In the landmark judgment of PUCL Vs State of Maharashtra, the Supreme Court issued 16 guidelines to be followed in the investigation of deaths following police encounters, after considering recommendations made by the Bom­bay high court, the counsels, NHRC and other stakeholders. One of the guidelines says that an independent investigation into the incident/enc­ounter shall be conducted by the CID or a police team of another police station, under the supervision of a senior officer (at least a level above the head of the police party enga­ged in the encounter).


The guidelines also make a magisterial inqu­iry under Section 176 of the code mandatory. Moreover, the apex court said these “requirements/norms must be strictly observed in all cases of death and grievous injury in police encounters by treating them as law declared under Article 141 of the Constitution of India”.

A rotting ecosystem

On July 14, the Supreme Court imposed a fine of Rs 5 lakh while delivering its verdict on a petition an activist moved in 2009. Activist Him­a­nshu Kumar and 12 other Adivasis had pet­­­i­­ti­oned the apex court for a fair investigat­ion into the 2009 Gompad massacre of Adiv­a­sis in the Sukma area of Chhattisgarh. In the violent incidents, several Adivasis were killed. Among the petitioners were the family members of those who were killed, as well as survivors with injuries.


The apex court’s judgement maintained that since the FIRs lodged by the petitioners alleging massacre by police and paramilitary forces were investigated, and that the investigating agency concluded that it was Maoists rather than the police force that had perpetrated the massacre, “prima facie, it could be said that false information was given by the first informants to the police as regards the alleged massacre by the police force”.

Several experts believe that police carry out encounters and liquidate certain people under pressure of their political bosses.

“The Supreme Court judgement,” says Kavita Krishnan, a human rights activist based in Del­hi, “creates a precedent that might discourage survivors and witnesses in massacre instances from even filing FIRs, especially if they run the risk of being penalised for doing so in case the court cannot support their claims.”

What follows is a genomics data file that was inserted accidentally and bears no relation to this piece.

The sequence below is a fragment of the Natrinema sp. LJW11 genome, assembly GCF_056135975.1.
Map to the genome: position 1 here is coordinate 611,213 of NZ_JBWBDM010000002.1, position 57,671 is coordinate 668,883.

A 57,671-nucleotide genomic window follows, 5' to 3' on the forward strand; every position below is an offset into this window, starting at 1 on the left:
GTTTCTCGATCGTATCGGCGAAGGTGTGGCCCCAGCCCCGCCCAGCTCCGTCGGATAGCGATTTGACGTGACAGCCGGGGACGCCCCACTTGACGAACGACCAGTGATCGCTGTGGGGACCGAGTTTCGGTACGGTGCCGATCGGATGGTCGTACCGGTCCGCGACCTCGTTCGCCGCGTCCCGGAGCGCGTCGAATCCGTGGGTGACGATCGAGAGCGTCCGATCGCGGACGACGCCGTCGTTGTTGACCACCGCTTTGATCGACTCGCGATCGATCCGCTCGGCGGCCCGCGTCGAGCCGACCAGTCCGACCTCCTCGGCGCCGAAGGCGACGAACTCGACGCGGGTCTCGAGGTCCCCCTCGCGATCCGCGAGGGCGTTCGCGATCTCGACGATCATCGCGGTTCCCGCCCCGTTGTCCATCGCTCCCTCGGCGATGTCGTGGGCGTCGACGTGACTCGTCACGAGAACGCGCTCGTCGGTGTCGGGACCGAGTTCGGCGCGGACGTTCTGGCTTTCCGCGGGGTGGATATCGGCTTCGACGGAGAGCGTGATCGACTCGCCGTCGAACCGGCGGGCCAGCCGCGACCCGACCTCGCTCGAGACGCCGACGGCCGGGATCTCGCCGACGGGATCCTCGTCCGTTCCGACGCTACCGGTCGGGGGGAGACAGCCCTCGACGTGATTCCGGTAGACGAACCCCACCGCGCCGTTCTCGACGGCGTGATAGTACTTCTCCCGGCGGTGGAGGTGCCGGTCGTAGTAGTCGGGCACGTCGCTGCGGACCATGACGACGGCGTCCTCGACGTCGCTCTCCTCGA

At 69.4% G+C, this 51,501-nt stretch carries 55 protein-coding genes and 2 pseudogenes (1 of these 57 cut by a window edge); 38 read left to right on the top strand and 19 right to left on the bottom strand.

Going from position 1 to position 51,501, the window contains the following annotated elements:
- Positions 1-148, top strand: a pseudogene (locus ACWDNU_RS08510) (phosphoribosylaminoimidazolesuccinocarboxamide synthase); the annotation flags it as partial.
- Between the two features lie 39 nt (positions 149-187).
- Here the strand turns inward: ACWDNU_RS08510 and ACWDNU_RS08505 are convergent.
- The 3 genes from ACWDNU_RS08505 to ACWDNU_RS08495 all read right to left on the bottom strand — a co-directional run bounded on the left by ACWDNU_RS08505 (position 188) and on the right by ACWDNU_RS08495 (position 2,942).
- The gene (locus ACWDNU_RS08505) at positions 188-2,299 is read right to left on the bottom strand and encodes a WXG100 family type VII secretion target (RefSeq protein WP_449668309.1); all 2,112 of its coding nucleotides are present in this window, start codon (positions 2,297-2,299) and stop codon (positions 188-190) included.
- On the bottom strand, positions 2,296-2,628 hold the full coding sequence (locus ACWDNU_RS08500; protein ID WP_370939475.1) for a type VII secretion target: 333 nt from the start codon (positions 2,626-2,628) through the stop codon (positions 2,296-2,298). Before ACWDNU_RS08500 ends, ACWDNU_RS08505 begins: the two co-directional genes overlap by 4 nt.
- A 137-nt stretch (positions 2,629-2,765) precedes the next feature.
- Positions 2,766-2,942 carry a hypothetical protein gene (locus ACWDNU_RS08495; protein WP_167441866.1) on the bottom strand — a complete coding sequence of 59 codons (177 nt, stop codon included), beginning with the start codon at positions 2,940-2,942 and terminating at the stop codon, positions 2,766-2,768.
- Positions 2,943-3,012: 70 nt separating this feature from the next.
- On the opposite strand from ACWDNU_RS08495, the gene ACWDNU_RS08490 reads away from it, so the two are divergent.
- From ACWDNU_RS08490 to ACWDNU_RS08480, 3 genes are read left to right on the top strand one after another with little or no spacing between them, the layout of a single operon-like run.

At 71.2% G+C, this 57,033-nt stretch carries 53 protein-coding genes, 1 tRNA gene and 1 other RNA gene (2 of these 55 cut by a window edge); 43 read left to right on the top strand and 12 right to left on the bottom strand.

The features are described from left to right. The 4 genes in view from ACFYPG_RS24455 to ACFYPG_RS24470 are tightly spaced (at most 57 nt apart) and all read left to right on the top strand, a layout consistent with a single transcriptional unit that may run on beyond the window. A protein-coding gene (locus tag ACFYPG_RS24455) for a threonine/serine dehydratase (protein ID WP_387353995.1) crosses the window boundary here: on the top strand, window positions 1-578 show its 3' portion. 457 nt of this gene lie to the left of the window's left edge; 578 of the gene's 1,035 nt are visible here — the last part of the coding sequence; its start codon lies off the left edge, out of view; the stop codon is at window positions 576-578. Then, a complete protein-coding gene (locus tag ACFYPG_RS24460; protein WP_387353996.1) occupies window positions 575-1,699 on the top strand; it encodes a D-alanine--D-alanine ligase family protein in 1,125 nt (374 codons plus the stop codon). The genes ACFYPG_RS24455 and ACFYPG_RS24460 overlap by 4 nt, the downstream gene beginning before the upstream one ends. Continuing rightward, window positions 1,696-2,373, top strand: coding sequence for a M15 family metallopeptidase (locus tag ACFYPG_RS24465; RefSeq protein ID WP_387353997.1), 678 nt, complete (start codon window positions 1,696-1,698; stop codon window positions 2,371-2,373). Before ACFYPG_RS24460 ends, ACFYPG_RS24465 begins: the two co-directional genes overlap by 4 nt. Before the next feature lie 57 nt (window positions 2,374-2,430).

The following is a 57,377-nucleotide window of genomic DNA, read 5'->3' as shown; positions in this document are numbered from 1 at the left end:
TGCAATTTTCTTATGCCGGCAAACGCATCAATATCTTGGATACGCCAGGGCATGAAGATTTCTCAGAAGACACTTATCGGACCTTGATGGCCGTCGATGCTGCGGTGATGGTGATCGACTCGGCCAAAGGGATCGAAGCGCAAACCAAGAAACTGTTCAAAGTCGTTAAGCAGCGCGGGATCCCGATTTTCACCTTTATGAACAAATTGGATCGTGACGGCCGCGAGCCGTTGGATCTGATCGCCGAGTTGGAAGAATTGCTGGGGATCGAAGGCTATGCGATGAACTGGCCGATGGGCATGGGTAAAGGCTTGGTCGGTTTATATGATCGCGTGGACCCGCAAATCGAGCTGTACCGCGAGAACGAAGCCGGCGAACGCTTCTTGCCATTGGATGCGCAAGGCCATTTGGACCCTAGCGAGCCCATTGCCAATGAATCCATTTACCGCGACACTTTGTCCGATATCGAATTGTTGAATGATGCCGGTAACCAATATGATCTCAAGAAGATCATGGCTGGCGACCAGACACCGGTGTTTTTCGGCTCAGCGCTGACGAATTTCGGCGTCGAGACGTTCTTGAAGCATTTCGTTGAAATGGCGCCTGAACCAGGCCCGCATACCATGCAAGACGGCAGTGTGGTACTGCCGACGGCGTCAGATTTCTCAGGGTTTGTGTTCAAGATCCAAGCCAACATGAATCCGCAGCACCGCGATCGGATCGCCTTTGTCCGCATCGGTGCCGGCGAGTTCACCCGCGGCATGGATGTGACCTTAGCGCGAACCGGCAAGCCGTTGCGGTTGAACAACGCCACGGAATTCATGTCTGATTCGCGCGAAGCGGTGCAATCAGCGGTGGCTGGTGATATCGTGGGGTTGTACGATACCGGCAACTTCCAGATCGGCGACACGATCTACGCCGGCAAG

Krishnan, calling the move contradictory to the apex court’s previous landmark judgme­nts, says that it is worrying because this is lik­ely to encourage the atmosphere of fear among the petitioners, activists and victims’ families who demand a fair probe into the encounter killings. “Such an ecosystem bolsters the perp­e­trators to kill more as they’re seemingly pro­mised impunity,” she adds.

Several experts believe that police carry out encounters and liquidate certain people under political pressure. Indian Police Service (IPS) officer Prakash Singh, who has served as director general of police of Uttar Pradesh and Ass­am, tells Outlook, “I remember when I was serving as a junior officer in Uttar Pradesh. The state home minister moved from district to district and got a list prepared of people who should be bumped off.”


“The minister told police officers that the next time he came by, he would check how many from the list had been eliminated/kil­led,” adds Singh, who has also commanded India’s Border Security Force (BSF).

Singh says that the political sanction or appr­oval arises out of the fact that the criminal justice system is slouching and slow. Politicians, he adds, often give unrealistic deadlines to police officers to nab the accused.

“Whenever a major crime of any kind takes place, a politician steps in and tells the police officer in charge to solve the case in 24 hours,” Singh says, adding, “In such cases, the police are caught in a bind. I’ve seen this happen a lot of times.”


Singh believes when it comes to encounter kil­lings it is easy to put the blame on the police and get away with it, but it is important to “understand the whole political ecosystem, wher­e­in the police have not only lost their inde­pe­ndence, but also their autonomy”.

Police is the main strong-arm of the State and is vested with many powers. However, Swaran Ram Darapuri, a social activist, politician and ex-IPS officer, tells Outlook that the problem lies in the distribution, or rather, the over-centralisation of powers.

“In current times,” says Darapuri, “police are not able to do anything at their own discretion and will. Nowadays, even the chief of police or DGP has become an insignificant player.”


“All diktats are read out from the top by the political bosses, who manage everything,” he says, adding, “Political power in this country is becoming the supreme power. The system is moving towards authoritarianism. This is a dark ecosystem.”

Darapuri feels that expecting the rule of law to prevail under such circumstances is a far-fet­ched dream. “You see, many chief ministers are openly calling for encounter killings. How can you expect due process of law to be follo­wed when the heads of states glorify police excesses and extrajudicial killings?” asks the former top cop.

It is a question, the answer to which India has been intermittently searching for since 1947.


(This appeared in the print edition as "Laws, Flaws & Fear")